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July 28, 2008

NO EXCUSES 2:Why venues need to be sustainable

Imagine you were a plastic champagne flute used to entertain guests at an event held recently at well-known London exhibition and conference venue Earls Court. Someone fills you up, passes you to a delegate or visitor, who sips from you while chatting, and then leaves you on a table or drops you into a waste bin once they’ve finished their drink. But what happens next?

Well, until recently you’d have ended up being collected by the local council refuse department and dumped in a landfill site – but not any more. Today, you’d find yourself in the vast basement of Earls Court, where the owners, EC&O Venues, have developed a large recycling and waste centre. Once there, you’d be placed into the plastics section, and would then wait with all other sorted suitable waste materials – paper, cardboard, metal, paint, cotton fabric, glass, carpet banners and wood – to be recycled.

Basement trash: Earls Court's recycling and waste centre

Blazing a trail

This is now what happens to 43% of the total waste removed from Earls Court and its sister venue Olympia, which also has its own dedicated recycling centre. As a result, in 2007, 1,496.68 tonnes of waste was recycled of the 3,527.95 tonnes produced. The remaining waste is compacted and then sent for further sorting and extraction of recyclable material to help divert as much from landfill as possible.

As such, Earls Court and Olympia are blazing a trail for other venues to follow, which is particularly commendable for two large and relatively old buildings. But their sustainability efforts don’t stop there.

“Over the last year, we have continued to take great steps forward in the areas of energy efficiency, recycling and waste management,” says Lynne Marie Cox communications manager at EC&O Venues. “Our venues are fully committed to continuing to advance in those areas, which has included representing UK venues on the committee which developed BS 8901 (the British Standard for sustainable event management) launched in November 2007.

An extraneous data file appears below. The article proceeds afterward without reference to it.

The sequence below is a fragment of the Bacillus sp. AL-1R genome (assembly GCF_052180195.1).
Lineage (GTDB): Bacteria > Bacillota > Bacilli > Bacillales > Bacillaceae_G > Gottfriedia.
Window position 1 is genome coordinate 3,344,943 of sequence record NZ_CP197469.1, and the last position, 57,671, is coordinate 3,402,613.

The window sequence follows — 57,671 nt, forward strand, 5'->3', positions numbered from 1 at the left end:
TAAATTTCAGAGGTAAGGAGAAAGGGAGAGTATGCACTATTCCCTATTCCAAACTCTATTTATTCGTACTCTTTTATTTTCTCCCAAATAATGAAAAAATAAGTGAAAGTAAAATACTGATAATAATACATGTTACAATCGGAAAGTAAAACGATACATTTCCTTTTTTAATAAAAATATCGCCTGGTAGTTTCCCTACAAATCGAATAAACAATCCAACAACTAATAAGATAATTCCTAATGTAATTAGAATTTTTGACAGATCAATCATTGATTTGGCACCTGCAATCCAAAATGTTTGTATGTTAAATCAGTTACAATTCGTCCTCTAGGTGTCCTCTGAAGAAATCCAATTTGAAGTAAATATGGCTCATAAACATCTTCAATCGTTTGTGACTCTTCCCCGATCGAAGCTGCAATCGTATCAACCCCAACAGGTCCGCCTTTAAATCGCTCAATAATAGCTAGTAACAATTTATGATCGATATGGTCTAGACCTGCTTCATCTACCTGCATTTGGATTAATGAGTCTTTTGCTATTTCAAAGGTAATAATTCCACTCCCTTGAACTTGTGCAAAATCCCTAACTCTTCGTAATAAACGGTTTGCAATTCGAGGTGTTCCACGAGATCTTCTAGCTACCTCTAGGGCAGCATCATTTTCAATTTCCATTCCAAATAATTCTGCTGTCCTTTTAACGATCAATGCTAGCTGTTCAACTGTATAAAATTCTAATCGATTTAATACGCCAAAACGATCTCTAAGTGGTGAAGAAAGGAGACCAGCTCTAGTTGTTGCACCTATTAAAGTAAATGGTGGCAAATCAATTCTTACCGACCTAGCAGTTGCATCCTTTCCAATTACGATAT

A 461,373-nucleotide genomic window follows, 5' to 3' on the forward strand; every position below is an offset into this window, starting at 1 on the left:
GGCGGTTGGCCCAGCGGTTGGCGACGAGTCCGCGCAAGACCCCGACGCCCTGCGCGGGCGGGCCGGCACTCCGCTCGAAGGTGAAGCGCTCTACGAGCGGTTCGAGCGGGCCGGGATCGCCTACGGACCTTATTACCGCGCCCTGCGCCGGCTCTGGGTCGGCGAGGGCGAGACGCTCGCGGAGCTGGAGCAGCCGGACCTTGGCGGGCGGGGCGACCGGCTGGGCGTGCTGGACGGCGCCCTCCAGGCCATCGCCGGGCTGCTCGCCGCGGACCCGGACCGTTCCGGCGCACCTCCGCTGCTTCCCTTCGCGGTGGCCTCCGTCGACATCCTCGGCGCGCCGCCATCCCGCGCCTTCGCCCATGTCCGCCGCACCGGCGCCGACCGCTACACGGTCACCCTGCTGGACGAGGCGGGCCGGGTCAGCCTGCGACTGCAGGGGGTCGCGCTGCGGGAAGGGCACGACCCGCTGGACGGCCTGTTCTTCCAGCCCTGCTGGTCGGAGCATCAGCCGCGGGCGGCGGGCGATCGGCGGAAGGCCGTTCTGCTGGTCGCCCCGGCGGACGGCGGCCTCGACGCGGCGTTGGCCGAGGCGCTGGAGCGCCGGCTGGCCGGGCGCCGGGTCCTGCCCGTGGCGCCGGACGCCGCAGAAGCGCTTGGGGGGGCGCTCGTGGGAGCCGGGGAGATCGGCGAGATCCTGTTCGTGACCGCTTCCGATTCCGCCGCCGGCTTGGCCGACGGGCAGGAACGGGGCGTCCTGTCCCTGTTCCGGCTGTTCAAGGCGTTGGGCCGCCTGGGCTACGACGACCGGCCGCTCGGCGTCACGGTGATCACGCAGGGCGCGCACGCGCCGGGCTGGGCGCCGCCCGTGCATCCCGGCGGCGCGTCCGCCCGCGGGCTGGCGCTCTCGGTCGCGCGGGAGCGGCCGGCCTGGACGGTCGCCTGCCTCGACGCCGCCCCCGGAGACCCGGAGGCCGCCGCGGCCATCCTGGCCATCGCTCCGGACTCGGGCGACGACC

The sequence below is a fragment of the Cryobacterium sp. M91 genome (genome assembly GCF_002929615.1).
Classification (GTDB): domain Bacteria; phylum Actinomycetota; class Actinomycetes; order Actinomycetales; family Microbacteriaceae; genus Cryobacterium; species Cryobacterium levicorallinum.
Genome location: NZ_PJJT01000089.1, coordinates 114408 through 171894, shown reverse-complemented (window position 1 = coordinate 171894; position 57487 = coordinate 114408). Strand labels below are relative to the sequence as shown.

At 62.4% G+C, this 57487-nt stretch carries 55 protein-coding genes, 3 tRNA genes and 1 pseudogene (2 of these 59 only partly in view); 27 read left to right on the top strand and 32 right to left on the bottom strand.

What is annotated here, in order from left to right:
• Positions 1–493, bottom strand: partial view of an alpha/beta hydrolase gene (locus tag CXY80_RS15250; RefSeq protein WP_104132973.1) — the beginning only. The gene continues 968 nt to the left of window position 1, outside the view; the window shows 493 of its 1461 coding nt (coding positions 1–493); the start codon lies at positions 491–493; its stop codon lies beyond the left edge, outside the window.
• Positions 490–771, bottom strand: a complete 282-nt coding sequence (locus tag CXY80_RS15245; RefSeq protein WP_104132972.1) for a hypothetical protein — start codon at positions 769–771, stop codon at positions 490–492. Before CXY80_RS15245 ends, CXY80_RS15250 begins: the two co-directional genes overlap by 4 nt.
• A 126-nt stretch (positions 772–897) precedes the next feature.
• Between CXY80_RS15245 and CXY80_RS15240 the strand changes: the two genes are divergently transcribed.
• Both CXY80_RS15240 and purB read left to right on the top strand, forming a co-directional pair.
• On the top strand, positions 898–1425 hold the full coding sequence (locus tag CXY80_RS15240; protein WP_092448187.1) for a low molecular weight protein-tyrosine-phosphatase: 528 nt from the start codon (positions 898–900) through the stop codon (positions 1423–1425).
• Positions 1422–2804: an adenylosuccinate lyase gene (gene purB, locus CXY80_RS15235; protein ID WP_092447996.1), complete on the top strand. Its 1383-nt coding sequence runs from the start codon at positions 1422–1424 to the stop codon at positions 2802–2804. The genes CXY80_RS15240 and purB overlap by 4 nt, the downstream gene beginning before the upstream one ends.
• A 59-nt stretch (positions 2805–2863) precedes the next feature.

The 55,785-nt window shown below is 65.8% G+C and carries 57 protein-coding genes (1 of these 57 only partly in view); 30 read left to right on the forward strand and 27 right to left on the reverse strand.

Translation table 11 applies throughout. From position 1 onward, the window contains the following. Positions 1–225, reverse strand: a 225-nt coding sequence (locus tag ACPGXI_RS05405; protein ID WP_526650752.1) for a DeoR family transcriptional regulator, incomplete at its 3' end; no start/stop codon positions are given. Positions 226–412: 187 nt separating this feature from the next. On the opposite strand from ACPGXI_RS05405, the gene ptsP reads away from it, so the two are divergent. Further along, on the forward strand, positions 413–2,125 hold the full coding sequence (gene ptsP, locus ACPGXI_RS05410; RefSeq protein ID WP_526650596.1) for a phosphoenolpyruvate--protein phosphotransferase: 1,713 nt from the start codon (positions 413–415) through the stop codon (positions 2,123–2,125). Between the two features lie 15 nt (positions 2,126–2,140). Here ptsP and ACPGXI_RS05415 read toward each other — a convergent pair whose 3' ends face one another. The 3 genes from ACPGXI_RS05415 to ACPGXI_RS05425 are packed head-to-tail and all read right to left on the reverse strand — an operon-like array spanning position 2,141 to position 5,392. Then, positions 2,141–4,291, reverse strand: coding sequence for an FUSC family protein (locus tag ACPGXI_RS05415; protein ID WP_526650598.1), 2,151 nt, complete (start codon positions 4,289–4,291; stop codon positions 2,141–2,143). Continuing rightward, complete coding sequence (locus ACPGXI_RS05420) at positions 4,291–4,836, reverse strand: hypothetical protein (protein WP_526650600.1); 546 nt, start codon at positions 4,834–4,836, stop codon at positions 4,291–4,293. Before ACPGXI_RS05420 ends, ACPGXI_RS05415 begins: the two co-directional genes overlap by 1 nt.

“In fact, following our involvement with BS 8901, we have progressed our Environmental Policy into a Sustainable Development Policy which consists of a number of ongoing objectives.”

These include:
1. To identify and engage with stakeholders and suppliers on issues of sustainability
2. To assess sustainability risks and opportunities presented by hosting events at EC&O Venues
3. To set sustainability key performance indicators and objectives for any work on events held in Earls Court or Olympia
4. To help to provide necessary resources and training for those involved in event management within the venues

Cutting emissions
EC&O has also appointed a sustainability adviser, Emma Wellman, who has a wealth of knowledge and experience of the events industry, and chairs the Association of Event Venues Sustainability Group. Indeed, it was Wellman who was instrumental in the development of BS 8901.

“We are also very conscious of the impact carbon dioxide emissions have on the environment,” Cox continues. “Consequently energy management programmes are in place that look at reducing the amount of energy used and sourcing the best available energy solutions.”

This initiative saved 2,300,000kWh (kilo Watt hours) in electricity consumption at Earls Court and Olympia in 2007, which is the equivalent of 990 tonnes of carbon dioxide emissions.

Over the same period, the two venues also saved 1,400,000kWh in gas consumption, which is equal to 266 tonnes of carbon dioxide.

“In total, we reduced energy consumption by 10% and in 2008 we aim to reduce our energy consumption by a further 5%,” explains Cox.

Saving money

This has also had a not insignificant economic benefit.

“Combined with water consumption reduction, we achieved approximately £220,000 of savings in 2007,” says Cox.

Not only that, but major companies have been attracted to the venues because of EC&O’s commitments to sustainability.

“M&S chose Earls Court for its annual conference as it was imperative that the event took place at a venue that was in line with its own corporate social responsibility policy – its Plan A project,” explains Cox.

As well as those initiatives already mentioned, EC&O has also undertakes pollution control measures, it works with in-house caterers and service partners to assist them in improving their waste management, uses a sustainable procurement ethos and recycles food waste.

Joining Green500
What’s more, the company has recently signed up to Green500, a London Development Agency scheme, which is encouraging London’s top organisations to reduce their carbon emissions in the capital by 60% by 2025.

“This is a very new initiative for us, and something we are very pleased to be getting involved with,” says Cox, adding: “We are also working with Transport for London on a project to increase visitor travel to events by sustainable modes of transport.”

So, just as we reported a few weeks ago, not only do live marketing agencies and events organisers have no excuse for not pushing ahead with sustainable policies, neither do venues. And more and more corporates, like M&S, are looking for suppliers that can match their own CSR programmes.

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